0
$\begingroup$

Cauchy's 1st integral formula : let $f(z)$ be analytic in simply connected domain $D$ containing a simple closed contour $C$ . If $z_0$ is inside $C$ then

$$ f(z_0)=\frac{1}{2\pi i} \int_C\frac {f(z)}{z-z_0} dz $$

my question is :suppose that $C$ is simple closed contour such that for each $z_0$ inside $C $ we have :

$$ f(z_0)=\frac{1}{2\pi i} \int_C\frac {f(z)}{z-z_0} dz $$

Does it follow that f is analytic inside $C$?

i tried $\overline z $ and $|z|^2$ they are not analytic

$\endgroup$
  • $\begingroup$ And did they satisfy the criterium? $\endgroup$ – Berci Jan 28 '13 at 17:28
  • $\begingroup$ Yes, they satisfy . $\endgroup$ – Miss Independent Jan 28 '13 at 17:37
  • $\begingroup$ So, you already answered your own question. $z\mapsto \bar z$ is thus a counterexample, so the answer on your question is no. $\endgroup$ – Berci Jan 28 '13 at 18:28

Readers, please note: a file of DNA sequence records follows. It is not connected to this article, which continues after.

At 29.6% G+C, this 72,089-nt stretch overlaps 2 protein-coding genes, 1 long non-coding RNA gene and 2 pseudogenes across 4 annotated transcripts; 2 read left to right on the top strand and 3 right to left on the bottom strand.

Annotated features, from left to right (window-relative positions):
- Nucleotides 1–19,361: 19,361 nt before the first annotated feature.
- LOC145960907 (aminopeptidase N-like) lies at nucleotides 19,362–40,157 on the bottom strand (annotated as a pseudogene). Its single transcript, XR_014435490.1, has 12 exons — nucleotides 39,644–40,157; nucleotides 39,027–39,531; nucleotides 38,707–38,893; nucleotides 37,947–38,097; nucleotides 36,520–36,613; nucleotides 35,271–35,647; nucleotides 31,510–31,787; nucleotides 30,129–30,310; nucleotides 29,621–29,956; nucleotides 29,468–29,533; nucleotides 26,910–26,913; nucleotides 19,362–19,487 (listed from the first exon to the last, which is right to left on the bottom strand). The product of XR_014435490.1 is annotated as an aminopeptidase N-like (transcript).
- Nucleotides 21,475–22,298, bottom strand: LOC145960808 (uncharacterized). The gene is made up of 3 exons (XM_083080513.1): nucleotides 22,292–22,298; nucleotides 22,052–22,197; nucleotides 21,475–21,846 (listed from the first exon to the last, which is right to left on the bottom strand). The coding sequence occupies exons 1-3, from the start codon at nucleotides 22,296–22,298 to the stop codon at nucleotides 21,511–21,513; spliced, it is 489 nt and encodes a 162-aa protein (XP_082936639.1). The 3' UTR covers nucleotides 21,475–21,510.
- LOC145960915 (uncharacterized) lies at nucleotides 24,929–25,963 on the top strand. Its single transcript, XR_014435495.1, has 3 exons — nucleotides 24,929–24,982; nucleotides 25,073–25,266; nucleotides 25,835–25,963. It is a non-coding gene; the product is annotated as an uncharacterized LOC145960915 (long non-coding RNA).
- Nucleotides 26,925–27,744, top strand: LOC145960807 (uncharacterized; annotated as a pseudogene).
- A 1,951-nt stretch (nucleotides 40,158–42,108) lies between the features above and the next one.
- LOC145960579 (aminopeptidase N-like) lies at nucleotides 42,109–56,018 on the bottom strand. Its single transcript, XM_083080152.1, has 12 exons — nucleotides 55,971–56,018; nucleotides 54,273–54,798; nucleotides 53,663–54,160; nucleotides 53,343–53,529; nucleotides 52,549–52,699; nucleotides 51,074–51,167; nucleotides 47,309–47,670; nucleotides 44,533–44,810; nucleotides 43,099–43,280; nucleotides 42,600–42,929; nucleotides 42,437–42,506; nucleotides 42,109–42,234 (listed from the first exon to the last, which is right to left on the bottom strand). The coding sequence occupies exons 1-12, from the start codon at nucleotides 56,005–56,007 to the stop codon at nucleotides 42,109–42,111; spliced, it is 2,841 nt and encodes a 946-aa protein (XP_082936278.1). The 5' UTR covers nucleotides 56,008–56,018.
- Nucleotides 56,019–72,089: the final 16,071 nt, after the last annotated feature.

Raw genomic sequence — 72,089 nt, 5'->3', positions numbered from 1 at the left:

• $\begingroup$ Yes, but i want to be sure and if any one has any other counterexample or if there is a proof. $\endgroup$ – Miss Independent Jan 28 '13 at 21:11
  • $\begingroup$ A counterexample is proof enough. $\endgroup$ – Martín-Blas Pérez Pinilla Jan 25 '14 at 8:27
3
$\begingroup$

In the formula: $$ f(z)=\frac{1}{2\pi i} \int_C\frac {f(\zeta) \,d\zeta}{\zeta-z} , $$ the right hand side is an analytic function, with respect to $z$.

Not too hard to show: One can differentiate inside the integral, since $z$ has a positive distance from the contour $C$.

Thus, the left hand side is analytic as well.

$\endgroup$

Your Answer

By clicking “Post Your Answer”, you agree to our terms of service, privacy policy and cookie policy

Not the answer you're looking for? Browse other questions tagged or ask your own question.